Boris Johnson has appointed Nadhim Zahawi as a health minister responsible for the deployment of coronavirus vaccines as hopes rise that some doses could be rolled out before Christmas.

Downing Street revealed in a statement on Saturday that the Stratford-on-Avon MP, who already serves as a business minister, would take on the role until at least next summer.

He will temporarily relinquish responsibility for most areas of his brief at the Department for Business, Energy and Industrial Strategy (Beis).

A statement read: ‘The Queen has been pleased to approve the appointment of Nadhim Zahawi MP as a Parliamentary Under Secretary of State at the Department of Health and Social Care.



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‘He remains a Parliamentary Under Secretary of State at the Department for Business, Energy and Industrial Strategy.’

The appointment comes as scientists return with positive results for several vaccine candidates, sparking hope in millions of people who have lived under tight restrictions for eight months.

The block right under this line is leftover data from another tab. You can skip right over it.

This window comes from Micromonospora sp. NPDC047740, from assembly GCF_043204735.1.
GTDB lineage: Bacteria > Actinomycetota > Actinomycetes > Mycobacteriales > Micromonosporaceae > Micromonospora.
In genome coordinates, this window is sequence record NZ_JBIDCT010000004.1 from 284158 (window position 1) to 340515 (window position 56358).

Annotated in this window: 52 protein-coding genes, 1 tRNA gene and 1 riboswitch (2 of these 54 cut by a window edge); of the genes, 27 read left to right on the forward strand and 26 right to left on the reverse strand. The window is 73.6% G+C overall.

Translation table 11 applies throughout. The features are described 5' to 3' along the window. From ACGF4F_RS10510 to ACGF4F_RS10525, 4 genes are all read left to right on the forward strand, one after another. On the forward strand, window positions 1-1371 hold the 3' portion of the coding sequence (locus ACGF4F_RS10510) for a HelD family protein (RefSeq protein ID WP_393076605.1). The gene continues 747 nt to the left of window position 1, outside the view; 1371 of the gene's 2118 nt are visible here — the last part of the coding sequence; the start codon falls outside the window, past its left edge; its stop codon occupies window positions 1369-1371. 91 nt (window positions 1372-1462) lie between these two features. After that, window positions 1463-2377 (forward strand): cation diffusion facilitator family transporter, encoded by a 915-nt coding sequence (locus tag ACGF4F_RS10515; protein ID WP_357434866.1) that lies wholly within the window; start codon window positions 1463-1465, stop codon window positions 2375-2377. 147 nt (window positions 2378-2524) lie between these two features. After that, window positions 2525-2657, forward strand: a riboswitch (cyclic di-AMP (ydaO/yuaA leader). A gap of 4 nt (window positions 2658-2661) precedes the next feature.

The UK Government has placed an order for 100 million doses of the Oxford vaccine, with a rollout expected soon if the jab is approved by the Medicines and Healthcare products Regulatory Agency (MHRA).

The experts responsible for the vaccine recently announced they are likely to carry out further trials after a mistake with dosing produced a surprise result.

Some volunteers were given a half dose followed by a full dose, which improved the effectiveness of the jab and increased it to 90% protection.

AstraZeneca has insisted any additional trials would not hold up regulatory approval in any country.

The UK has also requested 40 million doses from Pfizer and BioNTech and five million doses from US firm Moderna, with both vaccine candidates said to be 95% effective.

Rolling out the Pfizer/BioNTech vaccine may pose the greatest challenge as it needs to be stored at minus 70C – bringing potential difficulties with transport and storage.

Labour welcomed the announcement of a vaccine minister today after the party previously called for one to be appointed immediately.

Shadow health secretary Jonathan Ashworth said: ‘Only days ago Labour called for a vaccines minister to oversee the huge logistical challenge of widespread vaccination.

‘We now need a mass public health campaign urging uptake of the vaccine, alongside ensuring the resources are in place for GPs and other health professionals to rapidly roll this out as soon as possible.’

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